You see this in the “industrial design” of their products. In some cases, the outward appearance of a product reveals little about its function. A peek under the hood is needed to see if the typically clean-lined cabinet contains a compressor (it’s probably a heat pump), a combustion system (it’s probably a boiler), or perhaps even an engine (it’s a cogen system).
Almost every one of these devices also contains a microprocessor to precisely manage whatever it’s supposed to do.
You also see attention to detail in their installations. For example, rather than joining three or four fittings together to mount a component to a piping system, they create a specialty fitting or add a tapping to another component. The systems they build look good. They’re also easy to service with plenty of isolation and draining capability where needed.
Modular design is also common. Think of a low loss header system as the “backbone” of a typical system with mixing modules or pumping blocks added as the “ribs” necessary to achieve the desired functionality.
From the standpoint of initial cost, it’s less expensive to install a smaller heat exchanger and force the necessary rate of heat transfer through it using higher boiler temperature. From the standpoint of efficiency, it’s better to increase the surface area of the coil and reduce the water temperature supplied by the boiler.
So which approach do you think the Europeans opt for? That’s right: increased coil surface area. There were dozens of cut-away tanks on display at ISH with generously sized internal heat exchangers. Many companies offered tanks with two, three and even four independently piped internal coils to accommodate heat input from solar or wood-fired subsystems, and to let the tank act as a buffering thermal mass in the system (see Figure 2).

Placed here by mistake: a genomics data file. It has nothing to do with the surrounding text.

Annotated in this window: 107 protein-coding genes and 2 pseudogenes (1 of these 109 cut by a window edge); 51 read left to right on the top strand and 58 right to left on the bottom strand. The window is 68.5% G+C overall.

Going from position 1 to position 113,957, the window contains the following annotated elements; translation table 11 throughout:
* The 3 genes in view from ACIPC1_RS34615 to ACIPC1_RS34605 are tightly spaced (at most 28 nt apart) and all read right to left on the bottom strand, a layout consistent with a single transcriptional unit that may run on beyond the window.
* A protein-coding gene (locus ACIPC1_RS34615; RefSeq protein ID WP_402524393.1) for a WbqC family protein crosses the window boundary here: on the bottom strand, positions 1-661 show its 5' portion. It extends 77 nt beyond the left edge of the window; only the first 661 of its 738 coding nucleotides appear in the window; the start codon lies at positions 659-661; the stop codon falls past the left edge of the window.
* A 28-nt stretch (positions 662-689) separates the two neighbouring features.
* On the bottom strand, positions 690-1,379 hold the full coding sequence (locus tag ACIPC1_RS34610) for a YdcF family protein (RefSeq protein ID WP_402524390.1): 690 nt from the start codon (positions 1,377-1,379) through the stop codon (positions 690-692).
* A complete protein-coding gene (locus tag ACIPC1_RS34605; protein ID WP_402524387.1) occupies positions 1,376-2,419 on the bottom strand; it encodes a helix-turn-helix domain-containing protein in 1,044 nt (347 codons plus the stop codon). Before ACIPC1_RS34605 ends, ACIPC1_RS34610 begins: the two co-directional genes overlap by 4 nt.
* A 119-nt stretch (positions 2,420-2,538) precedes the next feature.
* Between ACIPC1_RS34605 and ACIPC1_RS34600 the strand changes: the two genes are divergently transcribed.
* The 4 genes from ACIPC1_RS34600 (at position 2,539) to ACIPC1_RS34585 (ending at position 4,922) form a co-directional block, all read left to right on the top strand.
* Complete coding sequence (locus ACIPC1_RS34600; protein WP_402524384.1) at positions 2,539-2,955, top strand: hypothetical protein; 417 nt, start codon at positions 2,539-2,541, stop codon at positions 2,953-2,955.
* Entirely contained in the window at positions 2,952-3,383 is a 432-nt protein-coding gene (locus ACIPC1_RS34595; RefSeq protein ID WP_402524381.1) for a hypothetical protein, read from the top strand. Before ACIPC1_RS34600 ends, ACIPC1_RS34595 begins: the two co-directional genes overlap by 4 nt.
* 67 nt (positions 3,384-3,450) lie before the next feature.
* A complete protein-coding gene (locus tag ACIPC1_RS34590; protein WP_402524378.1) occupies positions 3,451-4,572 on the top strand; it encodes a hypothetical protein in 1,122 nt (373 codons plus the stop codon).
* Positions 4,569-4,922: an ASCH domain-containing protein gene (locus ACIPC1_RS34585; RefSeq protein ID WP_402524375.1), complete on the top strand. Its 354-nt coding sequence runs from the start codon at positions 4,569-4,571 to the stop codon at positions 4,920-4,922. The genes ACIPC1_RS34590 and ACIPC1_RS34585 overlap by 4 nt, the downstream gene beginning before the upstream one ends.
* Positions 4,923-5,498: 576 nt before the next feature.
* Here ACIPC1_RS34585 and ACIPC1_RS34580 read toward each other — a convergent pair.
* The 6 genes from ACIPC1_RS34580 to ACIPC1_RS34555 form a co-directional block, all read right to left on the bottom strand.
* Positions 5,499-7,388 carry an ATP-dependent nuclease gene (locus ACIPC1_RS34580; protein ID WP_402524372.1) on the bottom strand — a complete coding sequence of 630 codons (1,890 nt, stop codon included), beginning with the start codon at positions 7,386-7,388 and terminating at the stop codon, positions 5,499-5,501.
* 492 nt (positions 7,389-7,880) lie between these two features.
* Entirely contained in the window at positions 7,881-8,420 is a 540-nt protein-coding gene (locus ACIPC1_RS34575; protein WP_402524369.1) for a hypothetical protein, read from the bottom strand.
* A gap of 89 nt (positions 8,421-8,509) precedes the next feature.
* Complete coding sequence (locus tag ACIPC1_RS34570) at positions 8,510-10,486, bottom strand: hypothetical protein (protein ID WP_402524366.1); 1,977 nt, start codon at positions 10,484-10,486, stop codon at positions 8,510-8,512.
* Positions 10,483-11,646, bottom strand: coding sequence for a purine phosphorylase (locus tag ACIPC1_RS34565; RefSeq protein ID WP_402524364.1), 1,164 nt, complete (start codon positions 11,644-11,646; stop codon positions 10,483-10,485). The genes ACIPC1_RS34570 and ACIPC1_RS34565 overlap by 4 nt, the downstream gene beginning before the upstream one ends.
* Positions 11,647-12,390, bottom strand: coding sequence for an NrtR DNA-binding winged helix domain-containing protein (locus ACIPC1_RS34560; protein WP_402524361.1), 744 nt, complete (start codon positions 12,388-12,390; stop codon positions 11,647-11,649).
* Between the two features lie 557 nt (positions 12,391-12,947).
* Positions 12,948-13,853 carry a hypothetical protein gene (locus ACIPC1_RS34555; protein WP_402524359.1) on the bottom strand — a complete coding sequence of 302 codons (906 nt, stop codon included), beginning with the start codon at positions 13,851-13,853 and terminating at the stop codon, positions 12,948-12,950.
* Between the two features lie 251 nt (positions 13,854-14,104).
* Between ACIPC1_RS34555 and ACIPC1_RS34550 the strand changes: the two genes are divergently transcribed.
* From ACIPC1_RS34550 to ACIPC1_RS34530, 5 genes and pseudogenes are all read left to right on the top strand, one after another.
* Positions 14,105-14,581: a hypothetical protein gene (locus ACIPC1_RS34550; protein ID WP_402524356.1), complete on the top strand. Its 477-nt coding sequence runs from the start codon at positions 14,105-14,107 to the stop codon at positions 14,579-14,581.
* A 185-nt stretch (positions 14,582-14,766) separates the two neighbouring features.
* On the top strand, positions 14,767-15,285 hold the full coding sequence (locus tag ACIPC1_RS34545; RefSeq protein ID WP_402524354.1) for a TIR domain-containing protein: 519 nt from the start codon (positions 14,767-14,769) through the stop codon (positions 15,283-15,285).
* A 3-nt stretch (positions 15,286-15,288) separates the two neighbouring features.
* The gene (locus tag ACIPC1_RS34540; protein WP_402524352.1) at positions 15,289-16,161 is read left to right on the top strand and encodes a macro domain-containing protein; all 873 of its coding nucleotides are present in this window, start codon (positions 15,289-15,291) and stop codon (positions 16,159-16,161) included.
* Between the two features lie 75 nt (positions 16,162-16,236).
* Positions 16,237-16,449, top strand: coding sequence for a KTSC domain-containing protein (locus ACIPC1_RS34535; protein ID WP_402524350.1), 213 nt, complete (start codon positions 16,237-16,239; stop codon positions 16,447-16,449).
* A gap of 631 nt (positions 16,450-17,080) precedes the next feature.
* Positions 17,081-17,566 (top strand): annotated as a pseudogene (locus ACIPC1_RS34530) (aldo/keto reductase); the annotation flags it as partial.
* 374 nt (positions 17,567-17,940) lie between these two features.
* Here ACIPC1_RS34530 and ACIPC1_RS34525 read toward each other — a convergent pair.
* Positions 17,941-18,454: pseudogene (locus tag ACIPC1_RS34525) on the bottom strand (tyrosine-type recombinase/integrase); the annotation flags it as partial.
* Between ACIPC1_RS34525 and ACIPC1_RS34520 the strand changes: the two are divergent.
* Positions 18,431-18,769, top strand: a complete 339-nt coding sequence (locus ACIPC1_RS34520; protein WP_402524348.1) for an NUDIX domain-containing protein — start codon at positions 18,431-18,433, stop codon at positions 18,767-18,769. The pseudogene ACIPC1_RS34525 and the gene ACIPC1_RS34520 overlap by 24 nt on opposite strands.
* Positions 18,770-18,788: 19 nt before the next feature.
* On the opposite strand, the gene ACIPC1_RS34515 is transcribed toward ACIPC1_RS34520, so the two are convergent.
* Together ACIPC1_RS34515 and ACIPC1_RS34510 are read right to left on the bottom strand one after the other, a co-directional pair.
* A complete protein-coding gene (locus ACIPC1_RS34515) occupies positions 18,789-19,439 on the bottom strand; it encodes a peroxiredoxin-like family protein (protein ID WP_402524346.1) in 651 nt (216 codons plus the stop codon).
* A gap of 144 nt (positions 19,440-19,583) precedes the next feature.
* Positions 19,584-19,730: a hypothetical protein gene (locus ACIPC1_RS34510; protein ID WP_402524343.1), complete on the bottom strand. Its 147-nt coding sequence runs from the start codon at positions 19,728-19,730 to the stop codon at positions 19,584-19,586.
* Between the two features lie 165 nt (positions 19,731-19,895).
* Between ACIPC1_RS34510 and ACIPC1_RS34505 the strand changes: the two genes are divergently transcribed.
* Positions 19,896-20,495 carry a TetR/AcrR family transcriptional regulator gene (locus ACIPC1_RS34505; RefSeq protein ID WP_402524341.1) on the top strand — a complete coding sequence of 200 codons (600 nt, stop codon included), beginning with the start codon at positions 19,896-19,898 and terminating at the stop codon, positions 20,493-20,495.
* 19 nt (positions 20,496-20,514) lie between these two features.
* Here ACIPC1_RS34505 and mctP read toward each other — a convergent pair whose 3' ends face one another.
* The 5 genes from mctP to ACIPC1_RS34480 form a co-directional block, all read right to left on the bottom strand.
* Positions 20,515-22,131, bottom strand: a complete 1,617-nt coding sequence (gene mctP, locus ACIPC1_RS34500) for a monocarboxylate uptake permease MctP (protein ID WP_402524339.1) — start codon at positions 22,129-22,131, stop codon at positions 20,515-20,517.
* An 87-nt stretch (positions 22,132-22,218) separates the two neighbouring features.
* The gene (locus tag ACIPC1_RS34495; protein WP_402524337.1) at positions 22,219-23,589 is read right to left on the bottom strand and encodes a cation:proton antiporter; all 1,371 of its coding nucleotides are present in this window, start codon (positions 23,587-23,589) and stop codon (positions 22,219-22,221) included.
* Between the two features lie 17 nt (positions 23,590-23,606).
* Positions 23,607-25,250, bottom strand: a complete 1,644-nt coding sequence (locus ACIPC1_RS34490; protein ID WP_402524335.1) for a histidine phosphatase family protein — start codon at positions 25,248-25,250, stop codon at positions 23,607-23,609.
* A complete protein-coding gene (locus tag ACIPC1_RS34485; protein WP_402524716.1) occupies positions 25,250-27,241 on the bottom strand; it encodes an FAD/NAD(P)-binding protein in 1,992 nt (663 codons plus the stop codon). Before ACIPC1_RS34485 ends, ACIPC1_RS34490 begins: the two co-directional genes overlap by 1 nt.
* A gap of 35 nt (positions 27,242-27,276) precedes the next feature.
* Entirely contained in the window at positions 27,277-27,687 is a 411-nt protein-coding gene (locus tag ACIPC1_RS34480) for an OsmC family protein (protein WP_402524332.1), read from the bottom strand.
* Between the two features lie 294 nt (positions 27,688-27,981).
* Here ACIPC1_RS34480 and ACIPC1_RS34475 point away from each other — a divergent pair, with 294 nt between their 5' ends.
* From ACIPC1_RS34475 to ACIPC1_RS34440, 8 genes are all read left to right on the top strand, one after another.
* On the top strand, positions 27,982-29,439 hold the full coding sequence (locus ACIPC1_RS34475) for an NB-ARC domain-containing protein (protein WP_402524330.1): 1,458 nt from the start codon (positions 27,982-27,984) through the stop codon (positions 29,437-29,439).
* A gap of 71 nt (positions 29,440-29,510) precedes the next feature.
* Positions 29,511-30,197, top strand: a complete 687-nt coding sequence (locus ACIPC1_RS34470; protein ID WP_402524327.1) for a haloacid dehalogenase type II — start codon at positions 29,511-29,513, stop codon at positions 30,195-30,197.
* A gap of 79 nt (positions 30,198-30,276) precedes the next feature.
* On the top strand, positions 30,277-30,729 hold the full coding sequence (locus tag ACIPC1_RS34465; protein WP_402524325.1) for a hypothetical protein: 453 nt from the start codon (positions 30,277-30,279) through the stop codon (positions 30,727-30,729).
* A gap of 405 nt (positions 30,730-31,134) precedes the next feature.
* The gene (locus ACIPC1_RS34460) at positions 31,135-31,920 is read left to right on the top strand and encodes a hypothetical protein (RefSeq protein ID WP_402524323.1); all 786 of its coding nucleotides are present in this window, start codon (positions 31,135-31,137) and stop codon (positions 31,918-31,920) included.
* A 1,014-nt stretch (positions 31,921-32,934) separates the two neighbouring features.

These tanks provided properly placed sensor wells, thick insulation (3+ inches of urethane foam), and internal baffling to promote stratification. What a concept, and what an opportunity for some visionary manufacturer to bring to the North American market.
After all this, you may think of me as Eurocentric, or perhaps just in a mood to dump on the North American hydronics industry. Let me assure you this is not the case.
There’s no question in my mind that North America has technology that equals or exceeds that available in Europe. The “wow” products shown at ISH weren’t designed by rocket scientists from a superior race. They were built using the same metals, polymers, electronics and manufacturing methods available in North America. Everything I saw over there could be built over here. We just need a bit more “cultural incentive” to make it happen.
There are valuable lessons in seeing how others harness the same physics that govern all hydronic systems regardless of continent or culture. It’s only human to desire the highest performance for the lowest possible price. It’s also inevitable that North Americans and Europeans will continually pursue increasing the ratio of performance to price.
But let’s face it, they’ve been at this longer than we have, and it’s wise to respect experience that knows where to draw the line in these pursuits.